LTTP or ‘late to the party’ pieces are opportunities for me to catch up and write about games I missed out on the first time around. They may contain spoilers.
I actually started Donkey Kong Country Returns over three years ago. My brother and I were taking turns finishing levels like when we were kids with Donkey Kong Country and its sequels. We enjoyed the Super Nintendo trilogy very much and have fond memories of our times with those game. I even recall my mother being impressed with the visuals at the time.
When I heard Nintendo and Retro Studios were releasing a new Donkey Kong Country game, I was ecstatic. “Finally!” I thought to myself. “Nintendo is revisiting one my favorite properties”. But as excited as I was, this game did not hold our attention for long. We made it half way through the game before we collectively lost interest and drifted away from it.
Was it because it was on the Wii? Some of my issues with the game does stem from the fact that it was released on that platform. Unfortunately it wasn’t just one issue that eroded interest, it was myriad of decisions that rubbed me the wrong way. Some of my disagreements with the game was because of my nostalgia but others were objectively grating.
In between the time I started and finished Donkey Kong Country Returns, I finished one of the greatest 2D platformers I have ever played in Rayman: Origins. I was in agreement with many of the decisions Ubisoft made in that game; they did everything right. I didn’t feel the same with Donkey Kong Country Returns.
I took issue with how Retro Studios handled collectibles. Firstly, there was too much of it. Secondly, having to interact with each an every background element just to see if it was a puzzle piece was tedious. I felt like I was driving in a car but was forced to stop every 20 feet to smell the roses. This constant stop and go wasn’t appealing in the slightest. I would have preferred it if they asked me to collect every banana instead. Taking the occasional detour is fine; I’m in favor of cleverly hidden secrets. Just don’t make me check every nook and cranny.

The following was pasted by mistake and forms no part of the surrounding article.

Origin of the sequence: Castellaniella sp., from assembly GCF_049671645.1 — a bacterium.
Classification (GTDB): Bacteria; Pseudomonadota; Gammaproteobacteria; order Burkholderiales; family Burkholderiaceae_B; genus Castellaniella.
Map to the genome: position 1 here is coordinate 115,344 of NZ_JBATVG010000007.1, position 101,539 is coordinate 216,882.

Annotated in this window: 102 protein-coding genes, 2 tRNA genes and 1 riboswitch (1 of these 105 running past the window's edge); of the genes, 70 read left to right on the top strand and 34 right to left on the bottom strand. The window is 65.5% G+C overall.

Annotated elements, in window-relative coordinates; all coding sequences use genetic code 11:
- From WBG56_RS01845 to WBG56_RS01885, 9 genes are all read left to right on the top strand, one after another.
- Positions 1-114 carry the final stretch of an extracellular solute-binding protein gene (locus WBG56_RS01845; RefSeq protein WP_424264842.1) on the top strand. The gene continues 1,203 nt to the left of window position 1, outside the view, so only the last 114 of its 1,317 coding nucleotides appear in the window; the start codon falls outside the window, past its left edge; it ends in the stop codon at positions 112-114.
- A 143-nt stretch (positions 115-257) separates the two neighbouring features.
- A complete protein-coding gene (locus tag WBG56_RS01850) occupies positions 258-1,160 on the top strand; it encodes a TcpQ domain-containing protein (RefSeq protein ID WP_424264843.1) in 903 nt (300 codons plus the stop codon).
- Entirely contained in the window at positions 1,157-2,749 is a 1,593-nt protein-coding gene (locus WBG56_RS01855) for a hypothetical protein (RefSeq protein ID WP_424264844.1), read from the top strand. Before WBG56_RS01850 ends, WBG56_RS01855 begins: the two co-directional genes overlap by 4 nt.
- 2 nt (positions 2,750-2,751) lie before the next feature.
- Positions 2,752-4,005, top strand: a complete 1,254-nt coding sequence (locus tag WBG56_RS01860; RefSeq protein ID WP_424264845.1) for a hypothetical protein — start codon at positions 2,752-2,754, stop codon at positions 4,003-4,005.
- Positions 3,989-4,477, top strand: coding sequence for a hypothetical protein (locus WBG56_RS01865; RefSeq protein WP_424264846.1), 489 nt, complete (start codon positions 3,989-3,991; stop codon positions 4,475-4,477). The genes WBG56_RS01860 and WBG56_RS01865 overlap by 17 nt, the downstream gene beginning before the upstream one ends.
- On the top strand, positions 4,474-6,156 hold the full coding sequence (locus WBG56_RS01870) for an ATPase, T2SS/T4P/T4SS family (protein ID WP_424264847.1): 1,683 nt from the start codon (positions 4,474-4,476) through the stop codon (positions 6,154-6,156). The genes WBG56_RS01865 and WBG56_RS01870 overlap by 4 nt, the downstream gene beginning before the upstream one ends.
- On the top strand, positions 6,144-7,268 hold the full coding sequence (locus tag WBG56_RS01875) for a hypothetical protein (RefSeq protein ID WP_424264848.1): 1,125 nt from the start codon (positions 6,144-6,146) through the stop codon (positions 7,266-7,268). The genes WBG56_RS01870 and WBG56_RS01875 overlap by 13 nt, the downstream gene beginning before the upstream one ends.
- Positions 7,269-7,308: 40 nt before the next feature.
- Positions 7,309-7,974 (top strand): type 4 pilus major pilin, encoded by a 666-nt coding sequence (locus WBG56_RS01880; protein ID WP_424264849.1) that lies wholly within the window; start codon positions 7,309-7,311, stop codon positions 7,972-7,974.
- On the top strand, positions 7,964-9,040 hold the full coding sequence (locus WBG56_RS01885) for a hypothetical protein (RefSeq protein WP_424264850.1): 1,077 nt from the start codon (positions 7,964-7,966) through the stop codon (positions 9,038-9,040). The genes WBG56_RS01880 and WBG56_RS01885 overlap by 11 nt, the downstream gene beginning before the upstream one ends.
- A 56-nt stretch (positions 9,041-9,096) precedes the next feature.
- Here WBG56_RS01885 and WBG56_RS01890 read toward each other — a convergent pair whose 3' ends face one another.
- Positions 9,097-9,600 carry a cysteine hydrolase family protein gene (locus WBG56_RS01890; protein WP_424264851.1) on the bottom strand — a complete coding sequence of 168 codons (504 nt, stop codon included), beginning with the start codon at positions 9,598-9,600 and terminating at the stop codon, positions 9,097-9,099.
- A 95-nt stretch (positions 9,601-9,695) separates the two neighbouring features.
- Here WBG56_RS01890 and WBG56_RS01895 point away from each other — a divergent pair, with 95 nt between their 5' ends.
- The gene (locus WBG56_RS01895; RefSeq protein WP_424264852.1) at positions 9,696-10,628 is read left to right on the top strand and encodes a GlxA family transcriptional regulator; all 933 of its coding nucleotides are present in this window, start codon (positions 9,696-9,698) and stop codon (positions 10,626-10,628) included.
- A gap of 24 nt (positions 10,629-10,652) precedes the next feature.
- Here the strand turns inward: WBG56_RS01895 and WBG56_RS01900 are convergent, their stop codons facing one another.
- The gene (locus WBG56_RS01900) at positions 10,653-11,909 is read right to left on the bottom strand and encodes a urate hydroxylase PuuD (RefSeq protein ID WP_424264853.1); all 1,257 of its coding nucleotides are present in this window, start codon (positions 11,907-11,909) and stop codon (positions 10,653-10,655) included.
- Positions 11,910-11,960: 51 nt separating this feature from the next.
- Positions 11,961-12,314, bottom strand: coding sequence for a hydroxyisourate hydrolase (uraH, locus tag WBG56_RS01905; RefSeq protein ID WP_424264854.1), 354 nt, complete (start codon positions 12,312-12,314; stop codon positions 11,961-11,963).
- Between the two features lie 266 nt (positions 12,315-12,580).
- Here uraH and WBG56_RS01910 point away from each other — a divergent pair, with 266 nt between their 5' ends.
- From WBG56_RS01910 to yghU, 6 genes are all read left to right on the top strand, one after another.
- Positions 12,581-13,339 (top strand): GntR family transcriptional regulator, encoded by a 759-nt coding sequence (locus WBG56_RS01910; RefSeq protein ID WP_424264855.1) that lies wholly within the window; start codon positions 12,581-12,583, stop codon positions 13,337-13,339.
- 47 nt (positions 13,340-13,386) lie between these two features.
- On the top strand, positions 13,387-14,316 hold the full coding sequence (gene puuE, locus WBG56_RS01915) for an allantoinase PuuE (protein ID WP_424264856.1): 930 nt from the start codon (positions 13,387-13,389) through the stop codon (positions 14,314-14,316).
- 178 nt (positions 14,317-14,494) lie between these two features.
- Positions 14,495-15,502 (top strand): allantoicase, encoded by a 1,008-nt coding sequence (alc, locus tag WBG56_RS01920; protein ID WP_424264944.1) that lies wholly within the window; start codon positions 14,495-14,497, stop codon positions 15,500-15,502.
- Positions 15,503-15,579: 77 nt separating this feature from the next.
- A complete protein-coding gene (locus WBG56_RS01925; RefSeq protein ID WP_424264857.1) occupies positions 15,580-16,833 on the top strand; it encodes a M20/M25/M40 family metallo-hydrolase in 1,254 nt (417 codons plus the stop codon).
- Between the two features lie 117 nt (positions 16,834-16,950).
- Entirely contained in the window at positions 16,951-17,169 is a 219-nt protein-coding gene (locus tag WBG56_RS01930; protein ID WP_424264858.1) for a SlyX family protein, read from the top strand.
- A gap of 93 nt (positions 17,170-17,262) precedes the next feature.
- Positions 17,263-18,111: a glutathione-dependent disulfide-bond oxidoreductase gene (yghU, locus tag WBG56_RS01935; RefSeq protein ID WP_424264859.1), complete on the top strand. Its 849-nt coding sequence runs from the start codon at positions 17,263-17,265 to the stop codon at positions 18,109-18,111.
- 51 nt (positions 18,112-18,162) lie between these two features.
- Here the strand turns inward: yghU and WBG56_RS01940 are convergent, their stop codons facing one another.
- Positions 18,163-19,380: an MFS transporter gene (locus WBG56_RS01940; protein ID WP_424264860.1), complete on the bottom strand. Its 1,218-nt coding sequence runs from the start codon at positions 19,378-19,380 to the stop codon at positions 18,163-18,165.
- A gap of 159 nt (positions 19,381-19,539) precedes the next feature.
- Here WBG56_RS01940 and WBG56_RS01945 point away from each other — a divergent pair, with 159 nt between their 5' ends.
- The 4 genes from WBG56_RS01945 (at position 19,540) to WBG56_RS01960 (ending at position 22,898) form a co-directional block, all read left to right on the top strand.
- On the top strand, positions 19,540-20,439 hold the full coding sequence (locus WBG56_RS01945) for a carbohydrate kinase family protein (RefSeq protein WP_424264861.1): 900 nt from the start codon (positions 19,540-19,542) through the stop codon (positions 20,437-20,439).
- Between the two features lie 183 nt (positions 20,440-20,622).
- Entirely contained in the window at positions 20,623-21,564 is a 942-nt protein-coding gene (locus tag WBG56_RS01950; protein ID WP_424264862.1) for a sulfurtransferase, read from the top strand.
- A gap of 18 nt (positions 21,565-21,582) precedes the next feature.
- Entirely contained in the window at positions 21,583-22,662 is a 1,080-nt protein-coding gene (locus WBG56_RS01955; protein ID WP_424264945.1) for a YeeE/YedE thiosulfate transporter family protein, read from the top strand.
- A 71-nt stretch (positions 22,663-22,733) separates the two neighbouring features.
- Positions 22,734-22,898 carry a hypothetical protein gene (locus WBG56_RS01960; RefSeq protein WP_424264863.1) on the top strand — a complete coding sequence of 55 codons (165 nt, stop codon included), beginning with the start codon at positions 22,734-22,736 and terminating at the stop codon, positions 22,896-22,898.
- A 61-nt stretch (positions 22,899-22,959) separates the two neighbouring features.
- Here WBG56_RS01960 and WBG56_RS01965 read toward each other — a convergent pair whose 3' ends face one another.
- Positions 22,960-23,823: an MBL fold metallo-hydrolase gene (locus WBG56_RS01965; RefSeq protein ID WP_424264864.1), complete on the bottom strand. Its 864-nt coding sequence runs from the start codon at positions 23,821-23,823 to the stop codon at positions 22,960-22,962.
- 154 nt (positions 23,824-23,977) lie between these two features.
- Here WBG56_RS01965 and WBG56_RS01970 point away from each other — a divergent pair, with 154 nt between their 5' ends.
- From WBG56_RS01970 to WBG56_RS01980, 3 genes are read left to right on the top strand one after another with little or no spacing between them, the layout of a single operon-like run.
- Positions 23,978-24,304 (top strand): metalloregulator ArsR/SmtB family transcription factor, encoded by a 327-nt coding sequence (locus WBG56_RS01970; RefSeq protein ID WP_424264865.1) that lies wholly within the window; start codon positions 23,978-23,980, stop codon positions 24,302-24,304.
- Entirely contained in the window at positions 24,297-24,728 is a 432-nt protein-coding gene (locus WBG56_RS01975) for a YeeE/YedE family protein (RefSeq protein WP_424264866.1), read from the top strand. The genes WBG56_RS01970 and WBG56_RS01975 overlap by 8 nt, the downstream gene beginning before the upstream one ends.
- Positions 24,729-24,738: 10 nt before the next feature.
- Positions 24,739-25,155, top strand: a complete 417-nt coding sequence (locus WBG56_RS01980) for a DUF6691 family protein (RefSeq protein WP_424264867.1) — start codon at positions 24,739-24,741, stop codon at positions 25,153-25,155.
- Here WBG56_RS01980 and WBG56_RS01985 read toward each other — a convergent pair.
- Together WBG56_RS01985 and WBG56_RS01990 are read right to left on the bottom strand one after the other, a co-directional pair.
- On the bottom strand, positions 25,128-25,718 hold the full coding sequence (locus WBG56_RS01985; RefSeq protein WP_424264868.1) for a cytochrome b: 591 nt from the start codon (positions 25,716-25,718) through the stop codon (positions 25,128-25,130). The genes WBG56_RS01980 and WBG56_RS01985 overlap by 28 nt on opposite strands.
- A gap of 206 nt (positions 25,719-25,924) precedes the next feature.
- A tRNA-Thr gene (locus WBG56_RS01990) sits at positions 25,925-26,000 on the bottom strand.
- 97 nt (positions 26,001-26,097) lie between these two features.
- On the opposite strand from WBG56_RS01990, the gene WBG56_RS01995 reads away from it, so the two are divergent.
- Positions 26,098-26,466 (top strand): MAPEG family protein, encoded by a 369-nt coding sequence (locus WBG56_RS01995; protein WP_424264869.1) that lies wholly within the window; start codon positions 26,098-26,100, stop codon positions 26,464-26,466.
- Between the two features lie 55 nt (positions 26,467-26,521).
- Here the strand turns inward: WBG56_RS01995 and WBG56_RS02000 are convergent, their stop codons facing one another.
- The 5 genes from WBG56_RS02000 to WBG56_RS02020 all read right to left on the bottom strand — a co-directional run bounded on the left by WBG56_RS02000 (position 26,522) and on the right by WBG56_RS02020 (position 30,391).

Platformers have been around for a long time and because of that fact, there’s only one cardinal rule that they should never violate: the controls. I can forgive floaty jumps and other character control shortcomings in a game like LittleBigPlanet but in one that demands precision like Donkey Kong Country Returns. It was a mistake to force the barrel roll and other functions to the motion controls. It would work 90% of the time but whenever it does fail, it’s incredibly irritating. Donkey Kong already needs a bit of momentum to get going which continued to trip me up throughout the game, I didn’t need that added layer of frustration.
Both Rayman: Origins and Donkey Kong Country returns shared similarities in its level distribution. They both had their share throwback game types and they’re both fond of Limbo’s silhouette style. I wasn’t a big fan of the shooter levels in Rayman: Origins but they were fun compared to the rocket barrel levels featured in this game. I hated most of those rocket barrel levels because I hate memorizing entire level layouts in order to win. It would also take just a tad too long to get back into a level after a death. Why did Donkey Kong have to float down from a red balloon? Why did I have to watch him do it every time? When frustrations mount, these tiny annoyances were amplified.
I couldn’t look pass those issues I mentioned. For every enjoyable level, there was something just a around the corner to impede my enjoyment. But I think the game’s biggest fault lies with the fact that it didn’t standout in my mind. I didn’t find that one thing that grabbed me. The music to be tame despite its familiarity. And the enemy designs were not as memorable as Rare’s crocodiles.
I really wanted to recapture my childhood appreciation for Donkey Kong through Donkey Kong Country Returns. Were my expectations too high? Or perhaps Retro Studios simply didn’t make the game I was looking for. I don’t know the answer to that now but I will likely draw a conclusion after playing the sequel, Donkey Kong Country: Tropical Freeze.
Worth a Try
For more information on Donkey Kong Country Returns, visit the official website.